Panel Round One Our panelists answer questions about the week's news.... Still Not Moving After Two Thousand Years, Indestructible Milk
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Panel Round One

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Panel Round One

Panel Round One

Panel Round One

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Our panelists answer questions about the week's news.... Still Not Moving After Two Thousand Years, Indestructible Milk

PETER SAGAL, HOST:

Right now, panel, time for you to answer some questions about this week's news. Peter, studies done on a 2,000-year-old Egyptian mummy show that the people of ancient Egypt were what?

PETER GROSZ: They were obsessed with - it was a study done on a mummy.

SAGAL: Yeah.

GROSZ: They were obsessed with removing the organs of a body through its nose.

(LAUGHTER)

SAGAL: No, I'll give you a hint. This particular mummy - he was an ancient priest - was found in an ancient Barcalounger.

GROSZ: They were obsessed with napping.

SAGAL: Well...

GROSZ: Resting.

SAGAL: Rest, which meant - means that they were generally...

GROSZ: They were lazy.

SAGAL: Yes.

(SOUNDBITE OF BELL)

SAGAL: Ancient Egyptians - at least this guy - were just as slovenly and lazy as we are.

GROSZ: That's why they got my ancestors to build those pyramids.

SAGAL: Exactly.

(LAUGHTER)

AMY DICKINSON: Well, you see all those pictures of them walking in that funny way with their feet all pointed in one direction and everything. They're walking...

SAGAL: Yeah, well, according to this, now walking like an Egyptian is like stopping every 20 feet for a breather because...

(LAUGHTER)

SAGAL: It's an ancient priest, who they're calling Alex, and he is on display at the Israel Museum. And he's doing there exactly what he did when he was alive, which is absolutely nothing.

(LAUGHTER)

ADAM BURKE: Did the archaeologists have to brush away regular dust and Cheeto dust?

SAGAL: Exactly. That's how they knew.

GROSZ: Well, they also found him with, like, a nacho chip hat.

(LAUGHTER)

SAGAL: From henceforth, the mummy will be known as Alexander the Meh...

(LAUGHTER)

SAGAL: ...Husband to Cleophatra (ph).

(LAUGHTER)

SAGAL: Adam, you've heard about the health benefits of almond milk and cashew milk. But according to a new study, it is the milk of what that may have the ultimate health benefits?

BURKE: Well, it's going to be something very weird.

SAGAL: It is.

DICKINSON: It's something you milk.

SAGAL: It is something, in fact, that you milk, although it's very hard to do so because when you go to milk them and you turn on the light, they scurry away.

GROSZ: Oh, no.

BURKE: Wasps. No (laughter), is it cockroaches?

SAGAL: It is cockroaches. Cockroach milk...

DICKINSON: Oh.

(LAUGHTER)

SAGAL: ...The latest health food sensation. Finally something you can be vegan about.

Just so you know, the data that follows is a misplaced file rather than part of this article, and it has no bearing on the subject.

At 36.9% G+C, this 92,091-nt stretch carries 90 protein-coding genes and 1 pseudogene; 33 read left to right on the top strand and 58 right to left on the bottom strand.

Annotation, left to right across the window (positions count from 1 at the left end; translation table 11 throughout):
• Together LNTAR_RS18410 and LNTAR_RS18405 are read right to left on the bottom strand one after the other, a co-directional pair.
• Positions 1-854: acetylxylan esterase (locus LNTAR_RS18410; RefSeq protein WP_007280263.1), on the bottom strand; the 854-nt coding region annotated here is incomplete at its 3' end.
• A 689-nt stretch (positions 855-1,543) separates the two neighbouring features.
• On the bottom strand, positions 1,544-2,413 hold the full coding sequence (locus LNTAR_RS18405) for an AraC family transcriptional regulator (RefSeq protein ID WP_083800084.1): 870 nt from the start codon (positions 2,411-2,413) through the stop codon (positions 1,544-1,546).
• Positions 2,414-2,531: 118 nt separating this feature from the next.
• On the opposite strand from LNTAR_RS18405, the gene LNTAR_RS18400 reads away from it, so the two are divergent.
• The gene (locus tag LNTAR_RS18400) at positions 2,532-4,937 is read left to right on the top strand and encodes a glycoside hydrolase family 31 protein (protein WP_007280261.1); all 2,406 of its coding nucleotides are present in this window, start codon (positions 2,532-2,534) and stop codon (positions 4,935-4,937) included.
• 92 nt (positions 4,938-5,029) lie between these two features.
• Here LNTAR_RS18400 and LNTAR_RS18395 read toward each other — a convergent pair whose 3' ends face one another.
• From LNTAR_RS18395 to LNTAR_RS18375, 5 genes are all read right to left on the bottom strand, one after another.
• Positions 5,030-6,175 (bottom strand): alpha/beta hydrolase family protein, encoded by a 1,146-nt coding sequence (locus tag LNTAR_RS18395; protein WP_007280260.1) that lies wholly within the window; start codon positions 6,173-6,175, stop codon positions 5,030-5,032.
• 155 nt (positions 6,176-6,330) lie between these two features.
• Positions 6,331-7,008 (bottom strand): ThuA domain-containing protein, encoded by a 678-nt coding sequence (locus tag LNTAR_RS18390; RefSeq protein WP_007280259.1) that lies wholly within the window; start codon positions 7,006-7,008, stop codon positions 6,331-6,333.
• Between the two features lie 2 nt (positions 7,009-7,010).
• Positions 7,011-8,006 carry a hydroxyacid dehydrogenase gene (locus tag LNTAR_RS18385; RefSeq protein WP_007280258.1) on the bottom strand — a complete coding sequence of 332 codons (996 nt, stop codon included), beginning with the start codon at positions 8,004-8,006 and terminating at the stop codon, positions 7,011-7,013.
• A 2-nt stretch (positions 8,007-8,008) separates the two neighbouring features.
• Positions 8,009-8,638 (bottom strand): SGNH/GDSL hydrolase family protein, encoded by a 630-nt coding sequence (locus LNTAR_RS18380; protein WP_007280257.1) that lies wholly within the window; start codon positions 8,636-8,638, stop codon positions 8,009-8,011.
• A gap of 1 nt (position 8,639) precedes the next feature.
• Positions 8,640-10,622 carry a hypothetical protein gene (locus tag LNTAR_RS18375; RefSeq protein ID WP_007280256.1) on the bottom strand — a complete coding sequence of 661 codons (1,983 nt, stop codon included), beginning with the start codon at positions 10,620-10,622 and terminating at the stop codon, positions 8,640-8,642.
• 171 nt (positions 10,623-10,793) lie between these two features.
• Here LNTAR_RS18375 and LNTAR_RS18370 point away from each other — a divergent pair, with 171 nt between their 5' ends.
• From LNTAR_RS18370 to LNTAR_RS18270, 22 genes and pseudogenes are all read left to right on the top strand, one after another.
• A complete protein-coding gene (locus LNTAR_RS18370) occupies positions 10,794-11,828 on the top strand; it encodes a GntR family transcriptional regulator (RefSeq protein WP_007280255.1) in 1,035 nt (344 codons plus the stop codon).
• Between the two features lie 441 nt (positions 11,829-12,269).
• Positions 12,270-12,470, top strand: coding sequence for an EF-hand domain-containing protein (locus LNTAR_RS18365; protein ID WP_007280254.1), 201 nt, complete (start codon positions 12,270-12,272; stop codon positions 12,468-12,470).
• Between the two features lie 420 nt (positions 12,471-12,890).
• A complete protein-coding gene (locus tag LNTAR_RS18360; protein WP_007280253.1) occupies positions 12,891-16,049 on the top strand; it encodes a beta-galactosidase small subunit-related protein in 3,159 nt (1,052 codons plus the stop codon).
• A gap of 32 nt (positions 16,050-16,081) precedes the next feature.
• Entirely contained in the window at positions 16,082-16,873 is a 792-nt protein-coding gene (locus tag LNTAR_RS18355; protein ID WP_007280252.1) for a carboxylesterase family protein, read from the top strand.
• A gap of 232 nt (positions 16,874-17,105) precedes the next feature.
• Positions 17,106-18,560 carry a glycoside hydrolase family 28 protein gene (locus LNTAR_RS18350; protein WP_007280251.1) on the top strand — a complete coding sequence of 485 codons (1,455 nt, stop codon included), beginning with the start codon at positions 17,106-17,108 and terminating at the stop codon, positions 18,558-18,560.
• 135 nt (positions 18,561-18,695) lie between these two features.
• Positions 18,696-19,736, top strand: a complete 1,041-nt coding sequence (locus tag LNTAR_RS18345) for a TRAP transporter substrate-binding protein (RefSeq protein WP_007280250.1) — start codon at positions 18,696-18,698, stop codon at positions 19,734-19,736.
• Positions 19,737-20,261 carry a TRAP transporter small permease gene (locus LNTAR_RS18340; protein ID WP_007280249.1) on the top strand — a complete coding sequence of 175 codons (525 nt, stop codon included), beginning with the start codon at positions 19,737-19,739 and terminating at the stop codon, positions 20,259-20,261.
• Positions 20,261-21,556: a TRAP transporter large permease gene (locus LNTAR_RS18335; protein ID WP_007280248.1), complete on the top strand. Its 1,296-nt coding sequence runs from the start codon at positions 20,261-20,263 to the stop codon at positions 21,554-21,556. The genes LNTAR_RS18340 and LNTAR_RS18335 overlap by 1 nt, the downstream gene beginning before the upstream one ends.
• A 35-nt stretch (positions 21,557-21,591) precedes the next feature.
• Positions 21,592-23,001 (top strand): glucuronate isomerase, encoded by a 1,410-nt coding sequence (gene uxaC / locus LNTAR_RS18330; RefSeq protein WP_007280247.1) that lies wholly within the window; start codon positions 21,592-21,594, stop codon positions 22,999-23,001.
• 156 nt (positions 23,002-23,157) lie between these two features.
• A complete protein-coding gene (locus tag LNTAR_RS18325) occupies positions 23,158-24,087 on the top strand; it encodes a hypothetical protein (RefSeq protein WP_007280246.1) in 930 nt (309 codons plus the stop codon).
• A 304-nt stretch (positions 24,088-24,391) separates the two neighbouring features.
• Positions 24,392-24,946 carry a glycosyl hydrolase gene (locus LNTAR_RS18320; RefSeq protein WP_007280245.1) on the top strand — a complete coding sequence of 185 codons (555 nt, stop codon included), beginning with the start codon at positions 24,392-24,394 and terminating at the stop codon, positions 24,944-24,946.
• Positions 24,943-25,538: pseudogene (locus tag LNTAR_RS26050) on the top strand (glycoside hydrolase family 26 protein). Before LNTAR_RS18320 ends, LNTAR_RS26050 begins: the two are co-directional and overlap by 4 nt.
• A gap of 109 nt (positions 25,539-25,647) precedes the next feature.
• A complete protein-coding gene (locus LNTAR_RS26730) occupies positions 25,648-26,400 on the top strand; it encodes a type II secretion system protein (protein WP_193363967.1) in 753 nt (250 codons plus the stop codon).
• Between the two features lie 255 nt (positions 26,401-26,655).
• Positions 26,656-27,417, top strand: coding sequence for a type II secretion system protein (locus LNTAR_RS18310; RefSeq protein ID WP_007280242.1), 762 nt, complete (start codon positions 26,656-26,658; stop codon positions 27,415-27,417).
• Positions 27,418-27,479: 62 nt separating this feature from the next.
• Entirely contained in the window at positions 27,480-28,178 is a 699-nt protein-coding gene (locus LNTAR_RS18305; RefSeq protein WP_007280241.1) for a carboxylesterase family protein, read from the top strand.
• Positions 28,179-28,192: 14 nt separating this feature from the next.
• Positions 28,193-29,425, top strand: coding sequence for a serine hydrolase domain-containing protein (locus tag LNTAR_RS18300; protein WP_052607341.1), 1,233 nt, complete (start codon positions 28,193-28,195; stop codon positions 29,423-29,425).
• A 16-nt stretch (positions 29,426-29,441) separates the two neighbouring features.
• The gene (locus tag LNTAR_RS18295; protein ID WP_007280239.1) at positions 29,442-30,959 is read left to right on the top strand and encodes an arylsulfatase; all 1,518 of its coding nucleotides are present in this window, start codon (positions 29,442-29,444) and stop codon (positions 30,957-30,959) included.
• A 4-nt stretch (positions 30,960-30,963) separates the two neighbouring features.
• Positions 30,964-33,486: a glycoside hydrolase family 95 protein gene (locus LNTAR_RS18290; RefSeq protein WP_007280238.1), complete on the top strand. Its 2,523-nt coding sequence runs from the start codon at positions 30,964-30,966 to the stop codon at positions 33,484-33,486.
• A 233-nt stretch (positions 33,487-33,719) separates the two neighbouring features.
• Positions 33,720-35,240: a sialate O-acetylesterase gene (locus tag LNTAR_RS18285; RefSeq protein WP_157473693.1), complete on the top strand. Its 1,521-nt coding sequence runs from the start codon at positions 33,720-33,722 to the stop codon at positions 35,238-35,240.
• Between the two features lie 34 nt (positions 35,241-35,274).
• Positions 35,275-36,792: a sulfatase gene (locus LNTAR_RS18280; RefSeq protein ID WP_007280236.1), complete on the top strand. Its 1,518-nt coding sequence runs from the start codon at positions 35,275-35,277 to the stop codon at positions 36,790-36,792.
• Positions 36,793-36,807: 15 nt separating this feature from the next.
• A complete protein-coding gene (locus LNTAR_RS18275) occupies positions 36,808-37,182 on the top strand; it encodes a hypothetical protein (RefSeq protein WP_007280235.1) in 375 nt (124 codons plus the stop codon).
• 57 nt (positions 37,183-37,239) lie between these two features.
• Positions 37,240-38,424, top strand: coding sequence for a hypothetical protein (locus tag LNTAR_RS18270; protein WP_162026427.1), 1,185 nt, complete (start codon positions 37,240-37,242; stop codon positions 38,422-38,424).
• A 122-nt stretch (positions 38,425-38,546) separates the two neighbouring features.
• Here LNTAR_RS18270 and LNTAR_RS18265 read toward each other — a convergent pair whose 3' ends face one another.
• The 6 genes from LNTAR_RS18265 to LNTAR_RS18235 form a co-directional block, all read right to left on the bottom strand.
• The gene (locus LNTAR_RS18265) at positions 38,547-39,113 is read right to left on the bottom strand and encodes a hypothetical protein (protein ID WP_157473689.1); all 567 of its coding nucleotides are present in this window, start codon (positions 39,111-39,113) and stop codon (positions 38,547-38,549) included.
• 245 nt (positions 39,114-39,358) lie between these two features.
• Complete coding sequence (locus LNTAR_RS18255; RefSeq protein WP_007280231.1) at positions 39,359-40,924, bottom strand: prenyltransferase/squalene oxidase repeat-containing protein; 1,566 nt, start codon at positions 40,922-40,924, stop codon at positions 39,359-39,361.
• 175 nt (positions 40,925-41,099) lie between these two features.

(LAUGHTER)

GROSZ: Wait, so cockroaches are mammals?

SAGAL: Well, no.

(LAUGHTER)

SAGAL: Cockroaches are insects that normally lay eggs and then walk away. Except there's one variety of cockroach that actually sticks around to feed its disgusting young with a kind of milk that it generates to feed them, just like mammals do. And all of a sudden, cow milk doesn't seem that gross, does it?

(LAUGHTER)

DICKINSON: Oh, my God.

BURKE: Are there cockroach herders out there?

SAGAL: Yeah, little cockroach herds.

DICKINSON: I mean, how did they find this out? Like, somebody tested it and found out...

SAGAL: Yeah, somebody was examining these cockroaches. And scientists tested this milk substance, and they found out it had much more nutrients - protein, all the good stuff - three times as much as regular cow milk. So they're thinking if they...

DICKINSON: If you had that tiny little cup.

(LAUGHTER)

SAGAL: Yeah, it's very hard. The problem, of course...

GROSZ: Yeah, what are they like - let's see, Barry, you're new, why don't you drink this cockroach milk?

(LAUGHTER)

GROSZ: Oh, come on, guys, you already made me clean out all the test tubes. Sorry, dude, newest guy has got to drink the cockroach milk.

(LAUGHTER)

SAGAL: This news, it means that your horrible, gross apartment is now an artisanal farm.

(LAUGHTER)

GROSZ: People are going to be, like, setting out, like, you know, 50 years from now, it's going to be, like, my dad built this cockroach farm.

BURKE: Yeah.

SAGAL: Yeah.

(LAUGHTER)

GROSZ: And I'll be darned if the government's going to take it away from us. Somebody's going to be...

BURKE: (Singing) Give me a home where the cockroaches roam (laughter).

GROSZ: Somebody's going to be running for president and they're going to be like, I was born the son of a cockroach farmer.

(LAUGHTER)

BURKE: I'm just looking forward to the product, I can't believe it's not cockroach butter.

(SOUNDBITE OF SONG, "MILKSHAKE")

KELIS: (Singing) My milkshake brings all the boys to the yard and they're like, it's better than yours. Damn right, it's better than yours. I could teach you, but I'd have to charge. My milkshake...

SAGAL: Coming up, our panelists, yada, yada, yada. It's a "Seinfeld" Bluff The Listener game. Call 1-888-WAIT-WAIT to play. We'll be back in a minute with more of WAIT WAIT... DON'T TELL ME from NPR.

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